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It's All In Your Why

The 70’s and 80’s gave us more than bell bottoms, VHS and MTV. They also gave us a “diet culture” that affected our body image and how to get thin. Jane Fonda came out with her exercise videos, Sports Illustrated had their swimsuit models and Tab and Fresca were the drink to drink to “be skinny.” Did you ever restrict your calories to 1000 or 1200 a day recording everything you ate? Did you ever try the Grapefruit Diet, The Starvation Diet or The Cookie Diet? Isn’t it ironic that these diets came out about the same time as packaged and processed foods were spiking? Then in the 90’s when the “low fat” diet craze started, many of us were buying Snackwells by the box thinking we could eat as many as we wanted because these didn’t have fat and it was the fat in food that was “bad.”

We know so much more now. A calorie is not just a calorie. Eating 100 calories in an apple is completely different from eating a 100-calorie cookie or bag of chips. Eating for nutrition to nurture our body is so much more humane and loving to ourselves. But that diet culture left many of us with poor body image, a deprivation mentality and a notion that foods are either good or bad. Many of us have learned diets don’t work. How many times have you lost and gained the same five, ten or twenty pounds? The US weight loss and diet control market is now up to $72 Billion.

Click this link to read more.

Can we change our thinking? Instead of trying to follow a specific diet that a friend swears by, can we start to pay attention to how our own mind and body work together?

Get To Know Your Why

The first thing I recommend is to ask yourself, Why do I want to (fill in the blank) lose weight, build muscles, change my diet, sleep better etc. Knowing the why behind what you want is what will make it easier to stick with your healthy lifestyle choices. Once you know why, let’s go deeper. For instance, let's say I want to lose weight to bring my blood pressure down naturally. I can then ask myself, why do I want to bring my blood pressure down? I want to get off of medications and I want to lower my risks for cardiovascular disease and diabetes. Why do I want to lower my risks? Because I want to enjoy my retirement and be around and healthy for my children and grandchildren. Enjoying my golden years and being around for loved ones is a much bigger why than lowering my blood pressure to get off meds.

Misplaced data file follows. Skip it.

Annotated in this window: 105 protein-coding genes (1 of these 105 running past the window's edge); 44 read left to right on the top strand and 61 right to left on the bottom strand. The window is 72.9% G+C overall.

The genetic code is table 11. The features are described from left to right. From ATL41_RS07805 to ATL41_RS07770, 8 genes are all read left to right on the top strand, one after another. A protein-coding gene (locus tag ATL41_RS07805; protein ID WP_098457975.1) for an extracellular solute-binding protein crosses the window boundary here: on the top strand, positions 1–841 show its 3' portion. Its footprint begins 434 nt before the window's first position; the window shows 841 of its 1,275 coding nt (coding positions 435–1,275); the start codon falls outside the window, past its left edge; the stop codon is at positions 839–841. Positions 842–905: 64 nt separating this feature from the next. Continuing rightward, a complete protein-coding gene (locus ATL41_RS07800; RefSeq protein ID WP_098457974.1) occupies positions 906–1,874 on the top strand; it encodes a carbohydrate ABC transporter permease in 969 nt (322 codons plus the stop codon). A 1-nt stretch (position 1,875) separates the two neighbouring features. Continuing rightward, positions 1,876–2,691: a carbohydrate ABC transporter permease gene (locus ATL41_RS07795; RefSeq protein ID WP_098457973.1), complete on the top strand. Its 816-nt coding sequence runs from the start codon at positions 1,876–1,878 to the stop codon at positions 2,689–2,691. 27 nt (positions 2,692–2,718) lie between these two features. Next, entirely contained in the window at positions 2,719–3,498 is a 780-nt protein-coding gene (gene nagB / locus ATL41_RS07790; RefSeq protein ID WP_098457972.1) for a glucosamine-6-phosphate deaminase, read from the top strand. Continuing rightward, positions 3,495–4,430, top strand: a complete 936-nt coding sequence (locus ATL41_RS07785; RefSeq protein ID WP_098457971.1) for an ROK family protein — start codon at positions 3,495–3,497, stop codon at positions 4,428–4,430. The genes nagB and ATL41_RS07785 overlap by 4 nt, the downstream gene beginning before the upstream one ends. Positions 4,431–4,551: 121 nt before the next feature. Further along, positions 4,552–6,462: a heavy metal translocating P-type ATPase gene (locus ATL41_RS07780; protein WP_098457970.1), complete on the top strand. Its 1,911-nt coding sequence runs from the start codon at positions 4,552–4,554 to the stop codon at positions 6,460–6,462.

Now that I’ve given you an example, try this out for yourself. What is your why? Then go deeper.

Set A Goal For Yourself

This doesn’t have to be a big goal. You can start small and build from there. Knowing your why will help you set a goal. Let's say you choose to stop snacking after dinner. This is a simple goal but it may not be easy. Creating a clear and specific action plan can help keep you motivated.

  • Put it into practice–Imagine carrying out your goal from start to finish. Make a list of each action step in order and include relevant details such as when and where. Once I finish dinner I will clean up the kitchen and then go brush my teeth.

  • Make it enjoyable–Instead of snacking I will call my friends or family to visit, play a game, go for a walk, take a bath. Choose something you enjoy doing that doesn’t revolve around food.

  • Reward yourself– Choose a timeline and when you go a week or two without snacking after dinner, reward yourself with something that means something to you. A trip to the salon, dinner out with friends, a new candle or bubble bath.

  • Make your space work for you– Our environment heavily influences our behaviors. Clearing out clutter in our cabinet or pantry, not bringing foods in the house that we tend to turn to for snacking and keeping the kitchen counters clear are all ways to make your environment more conducive to healthy habits.

  • Have a backup plan–Things don’t always go as planned. Anticipate and prepare for anything that may get in the way of you reaching your goals. Have herbal teas or bubbly water on hand in case you feel you need something. Plan something into your evening in case you need a distraction, a walk, trip to the library, MELT, yoga or meditation.

You can try using the SIP strategy.

  • STUDY– Learn a concept or get familiar with a change you want to make.

  • INTEGRATE– Take the information into your mind and transform it into action.

  • PRACTICE– Consistent repetition, health and wellness doesn’t change overnight. It is the byproduct of our daily decisions over time. Practicing this change or new habit consistently over time is the key to long-term change and successful outcomes.

Keep Yourself Accountable

We all have different accountability types. You are ultimately responsible for you. What plan will work best for your personality? How would you like to monitor your progress? How would you like to keep yourself on track? There are many ways to keep yourself accountable–technology including apps and fitness trackers, calendars, journals, lists and planners. A client of mine who wanted to drink more water put out eight pennies on her kitchen counter. She would put a penny in a jar every time she drank a glass of water. Her goal was to have all eight pennies in the jar by the end of the day. Sometimes something so simple but visual can be a good reminder of sticking to what we set out to do so we can enjoy the benefits of healthier habits. Click here to read a past blog post Those Little Habits.

No matter what your goal is and whether it’s big or small, you can achieve what you set your mind to do. It’s not that it will be easy, but following steps to keep you on track will keep you on your path. I have just a couple spots left for Holistic Coaching Clients this September. Send me an email to We’ll set up a complimentary consultation call to see if we’re a good fit to help you on your journey.

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